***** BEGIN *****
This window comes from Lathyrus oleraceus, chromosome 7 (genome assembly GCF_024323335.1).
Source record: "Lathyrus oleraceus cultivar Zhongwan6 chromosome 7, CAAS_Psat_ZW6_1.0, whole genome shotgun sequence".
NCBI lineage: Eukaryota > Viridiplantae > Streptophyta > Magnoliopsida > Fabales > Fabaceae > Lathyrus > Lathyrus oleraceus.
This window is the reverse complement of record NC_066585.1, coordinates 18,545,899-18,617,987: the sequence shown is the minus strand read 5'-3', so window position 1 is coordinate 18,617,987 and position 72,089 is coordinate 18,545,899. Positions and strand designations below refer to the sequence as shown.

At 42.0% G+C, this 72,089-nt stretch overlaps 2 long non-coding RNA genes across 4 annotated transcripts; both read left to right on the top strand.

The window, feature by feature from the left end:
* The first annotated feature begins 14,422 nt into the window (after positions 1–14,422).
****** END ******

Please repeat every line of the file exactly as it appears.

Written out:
This window comes from Lathyrus oleraceus, chromosome 7 (genome assembly GCF_024323335.1).
Source record: "Lathyrus oleraceus cultivar Zhongwan6 chromosome 7, CAAS_Psat_ZW6_1.0, whole genome shotgun sequence".
NCBI lineage: Eukaryota > Viridiplantae > Streptophyta > Magnoliopsida > Fabales > Fabaceae > Lathyrus > Lathyrus oleraceus.
This window is the reverse complement of record NC_066585.1, coordinates 18,545,899-18,617,987: the sequence shown is the minus strand read 5'-3', so window position 1 is coordinate 18,617,987 and position 72,089 is coordinate 18,545,899. Positions and strand designations below refer to the sequence as shown.

At 42.0% G+C, this 72,089-nt stretch overlaps 2 long non-coding RNA genes across 4 annotated transcripts; both read left to right on the top strand.

The window, feature by feature from the left end:
* The first annotated feature begins 14,422 nt into the window (after positions 1–14,422).